Many of the leading members of the various political parties and of the Jewish community had left Warsaw in the first month of the war, while it was still possible to do so. Czerniakow also had this opportunity, but he refused to leave, and was critical of those that had. Despite his other strictures, it should be noted that Ernest also commented: “Czerniakow was undoubtedly a man of the best will, the finest intentions, the highest devotion… He was clearly willing to sacrifice his life for the sake of the community… Wounds inflicted on his person did not hurt him, but he was truly tormented by the suffering of the ghetto as a whole. He was a pure symbol of his oppressed people.” Jan Mawult (Stanislaw Gombinski), a lawyer who directed a department of the Jewish police force, wrote:

“… Even if he wasn't entirely immune to gestures of servility, he was by no means excessive in this regard… And though he was occasionally criticized for this, he played the role of tribal chief far less than certain others… Everyone who came into contact with him, whether personally or on official business, saw that he was frank and direct, without the slightest sign of bluster… His acceptance of a Byzantine atmosphere was not an indication of his private personality; rather it stemmed from his need, being a man in public office, to put up with this or that despite his inner preferences.

Maybe this is where he was wrong; maybe this was his mistake. In his effort to avoid any despotic tendencies, he erred in the opposite direction: he was not decisive enough. He followed no political line; his only mission was to survive… If `politics' is defined as the art of ruling, he (was) not a politician and (had) no aspirations to be one. He (tried) with all his might to help as many people as possible.”

Even Czerniakow's suicide aroused conflicting opinions. Mawult believed that “when he saw the end was near, he decided to end it himself, not a minute too soon or a minute too late.” Ernest considered that Czerniakow's death could be regarded by some as an act of protest, that perhaps he wanted to teach the ghetto to assert its right to choose its own death. As Chaim Kaplan put it:

“He followed the Talmudic law: if someone comes to kill me, using might and power, and turns a deaf ear to all my pleas, he can do to me whatever his heart desires, since he has the power, and strength always prevails. But to give my consent, to sign my own death warrant – this no power on earth can force me to do, not even the brutal force of the foul-souled Nazi.”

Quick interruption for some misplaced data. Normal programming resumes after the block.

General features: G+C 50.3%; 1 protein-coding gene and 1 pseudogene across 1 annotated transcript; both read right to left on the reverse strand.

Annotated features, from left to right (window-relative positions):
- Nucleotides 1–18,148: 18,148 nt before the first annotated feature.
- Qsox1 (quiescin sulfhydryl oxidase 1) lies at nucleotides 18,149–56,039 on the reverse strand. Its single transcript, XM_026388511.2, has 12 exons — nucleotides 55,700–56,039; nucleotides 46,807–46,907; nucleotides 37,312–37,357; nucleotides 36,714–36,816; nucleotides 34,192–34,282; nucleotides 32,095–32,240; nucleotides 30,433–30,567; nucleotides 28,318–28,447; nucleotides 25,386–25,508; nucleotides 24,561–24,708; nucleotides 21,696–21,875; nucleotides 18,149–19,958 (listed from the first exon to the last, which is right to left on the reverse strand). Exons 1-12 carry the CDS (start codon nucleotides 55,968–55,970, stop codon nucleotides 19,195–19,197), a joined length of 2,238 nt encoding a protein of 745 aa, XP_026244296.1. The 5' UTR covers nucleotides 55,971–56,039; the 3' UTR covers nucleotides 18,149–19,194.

The poet Yitzhak Katznelson considered that Czerniakow's death was “ a sign of his desire to free himself of guilt feelings, to expiate a sin that weighed on his conscience.” Ernest, however, was more critical:

“But in this [his suicide] the President committed a major error, possibly even an act of cowardice. Perhaps at the very last moment he lost the courage, the strength, the nerve… Believe me, in our circumstances nothing was easier than choosing to die; deciding to survive was harder by far. Czerniakow should have lived and led the rebellion… He should at least have told people what was in store for them before he took his leave… Because Czerniakow now knew the whole truth. In the end, though, people went to their death leaderless, submissive and ignorant of the fate awaiting them… [He] was simply unable to grasp the need for a course of action that required bloodshed… But Czerniakow was not a man of active resistance.”

For Marek Edelman, Czerniakow's final letter should have read: “Jews! We are taken away to meet death. Defend yourselves!” Edelman and Antek Cukierman, both members of the Jewish Fighting Organization (ZOB), considered this to be the most serious accusation: that of possessing and hiding knowledge concerning the future fate of the Jews. Edelman wrote:

“(Czerniakow) knew beyond any doubt that the supposed “deportation to the East” actually meant the death of hundreds and thousands of people in gas chambers, and he refused to assume responsibility for it. Being unable to counteract events he decided to quit altogether. At the time, however, we thought that he had no right to act as he did. We thought that since he was the only person in the ghetto whose voice carried a great deal of authority, it had been his duty to inform the entire population of the real state of affairs, and also to dissolve all public institutions, particularly the Jewish police, which had been established by the Jewish Council and was legally subordinate to it.”

Perhaps the most generous and sympathetic tribute to Czerniakow was that paid by Chaim Kaplan in his diary entry of 26 July 1942: